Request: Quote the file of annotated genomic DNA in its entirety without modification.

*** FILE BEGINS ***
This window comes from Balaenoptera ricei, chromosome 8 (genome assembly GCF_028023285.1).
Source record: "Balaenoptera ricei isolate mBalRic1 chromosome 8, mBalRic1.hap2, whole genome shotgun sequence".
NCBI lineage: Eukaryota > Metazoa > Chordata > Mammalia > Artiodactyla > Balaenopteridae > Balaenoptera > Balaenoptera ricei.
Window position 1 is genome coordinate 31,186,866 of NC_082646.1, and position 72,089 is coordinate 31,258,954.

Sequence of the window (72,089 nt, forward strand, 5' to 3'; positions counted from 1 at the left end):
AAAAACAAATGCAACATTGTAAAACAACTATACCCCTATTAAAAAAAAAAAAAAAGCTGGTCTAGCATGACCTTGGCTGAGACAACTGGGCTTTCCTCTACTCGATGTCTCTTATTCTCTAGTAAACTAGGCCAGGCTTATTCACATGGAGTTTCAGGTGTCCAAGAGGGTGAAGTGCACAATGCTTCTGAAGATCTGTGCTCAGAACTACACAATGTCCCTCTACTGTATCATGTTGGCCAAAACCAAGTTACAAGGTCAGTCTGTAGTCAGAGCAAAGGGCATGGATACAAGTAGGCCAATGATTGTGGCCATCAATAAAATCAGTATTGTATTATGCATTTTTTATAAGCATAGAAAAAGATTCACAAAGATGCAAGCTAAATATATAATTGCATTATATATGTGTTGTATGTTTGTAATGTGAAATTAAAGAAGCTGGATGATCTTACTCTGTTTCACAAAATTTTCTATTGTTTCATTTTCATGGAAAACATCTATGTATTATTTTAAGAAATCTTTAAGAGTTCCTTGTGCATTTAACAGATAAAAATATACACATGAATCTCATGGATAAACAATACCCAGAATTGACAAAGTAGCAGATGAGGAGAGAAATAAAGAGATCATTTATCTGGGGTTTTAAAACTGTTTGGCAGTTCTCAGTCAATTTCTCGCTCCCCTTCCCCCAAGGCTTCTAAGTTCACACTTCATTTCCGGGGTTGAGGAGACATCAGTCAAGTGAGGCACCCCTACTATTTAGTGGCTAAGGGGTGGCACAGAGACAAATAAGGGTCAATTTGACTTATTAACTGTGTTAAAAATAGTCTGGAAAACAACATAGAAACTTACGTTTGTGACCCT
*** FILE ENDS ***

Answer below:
This window comes from Balaenoptera ricei, chromosome 8 (genome assembly GCF_028023285.1).
Source record: "Balaenoptera ricei isolate mBalRic1 chromosome 8, mBalRic1.hap2, whole genome shotgun sequence".
NCBI lineage: Eukaryota > Metazoa > Chordata > Mammalia > Artiodactyla > Balaenopteridae > Balaenoptera > Balaenoptera ricei.
Window position 1 is genome coordinate 31,186,866 of NC_082646.1, and position 72,089 is coordinate 31,258,954.

Sequence of the window (72,089 nt, forward strand, 5' to 3'; positions counted from 1 at the left end):
AAAAACAAATGCAACATTGTAAAACAACTATACCCCTATTAAAAAAAAAAAAAAAGCTGGTCTAGCATGACCTTGGCTGAGACAACTGGGCTTTCCTCTACTCGATGTCTCTTATTCTCTAGTAAACTAGGCCAGGCTTATTCACATGGAGTTTCAGGTGTCCAAGAGGGTGAAGTGCACAATGCTTCTGAAGATCTGTGCTCAGAACTACACAATGTCCCTCTACTGTATCATGTTGGCCAAAACCAAGTTACAAGGTCAGTCTGTAGTCAGAGCAAAGGGCATGGATACAAGTAGGCCAATGATTGTGGCCATCAATAAAATCAGTATTGTATTATGCATTTTTTATAAGCATAGAAAAAGATTCACAAAGATGCAAGCTAAATATATAATTGCATTATATATGTGTTGTATGTTTGTAATGTGAAATTAAAGAAGCTGGATGATCTTACTCTGTTTCACAAAATTTTCTATTGTTTCATTTTCATGGAAAACATCTATGTATTATTTTAAGAAATCTTTAAGAGTTCCTTGTGCATTTAACAGATAAAAATATACACATGAATCTCATGGATAAACAATACCCAGAATTGACAAAGTAGCAGATGAGGAGAGAAATAAAGAGATCATTTATCTGGGGTTTTAAAACTGTTTGGCAGTTCTCAGTCAATTTCTCGCTCCCCTTCCCCCAAGGCTTCTAAGTTCACACTTCATTTCCGGGGTTGAGGAGACATCAGTCAAGTGAGGCACCCCTACTATTTAGTGGCTAAGGGGTGGCACAGAGACAAATAAGGGTCAATTTGACTTATTAACTGTGTTAAAAATAGTCTGGAAAACAACATAGAAACTTACGTTTGTGACCCT